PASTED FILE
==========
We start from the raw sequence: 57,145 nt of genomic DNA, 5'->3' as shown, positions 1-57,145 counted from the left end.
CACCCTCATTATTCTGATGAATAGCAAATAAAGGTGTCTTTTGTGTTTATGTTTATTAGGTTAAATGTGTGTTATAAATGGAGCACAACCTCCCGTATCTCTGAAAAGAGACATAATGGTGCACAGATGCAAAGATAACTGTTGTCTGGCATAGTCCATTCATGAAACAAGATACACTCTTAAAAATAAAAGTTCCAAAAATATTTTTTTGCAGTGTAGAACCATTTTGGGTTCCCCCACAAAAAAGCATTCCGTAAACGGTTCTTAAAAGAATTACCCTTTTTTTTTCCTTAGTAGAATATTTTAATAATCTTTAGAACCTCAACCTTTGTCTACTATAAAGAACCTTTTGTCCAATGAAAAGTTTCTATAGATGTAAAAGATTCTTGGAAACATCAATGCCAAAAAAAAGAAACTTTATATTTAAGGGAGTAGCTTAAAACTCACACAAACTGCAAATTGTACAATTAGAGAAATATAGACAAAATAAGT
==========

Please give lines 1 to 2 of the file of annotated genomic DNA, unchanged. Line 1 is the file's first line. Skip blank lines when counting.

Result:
We start from the raw sequence: 57,145 nt of genomic DNA, 5'->3' as shown, positions 1-57,145 counted from the left end.
CACCCTCATTATTCTGATGAATAGCAAATAAAGGTGTCTTTTGTGTTTATGTTTATTAGGTTAAATGTGTGTTATAAATGGAGCACAACCTCCCGTATCTCTGAAAAGAGACATAATGGTGCACAGATGCAAAGATAACTGTTGTCTGGCATAGTCCATTCATGAAACAAGATACACTCTTAAAAATAAAAGTTCCAAAAATATTTTTTTGCAGTGTAGAACCATTTTGGGTTCCCCCACAAAAAAGCATTCCGTAAACGGTTCTTAAAAGAATTACCCTTTTTTTTTCCTTAGTAGAATATTTTAATAATCTTTAGAACCTCAACCTTTGTCTACTATAAAGAACCTTTTGTCCAATGAAAAGTTTCTATAGATGTAAAAGATTCTTGGAAACATCAATGCCAAAAAAAAGAAACTTTATATTTAAGGGAGTAGCTTAAAACTCACACAAACTGCAAATTGTACAATTAGAGAAATATAGACAAAATAAGT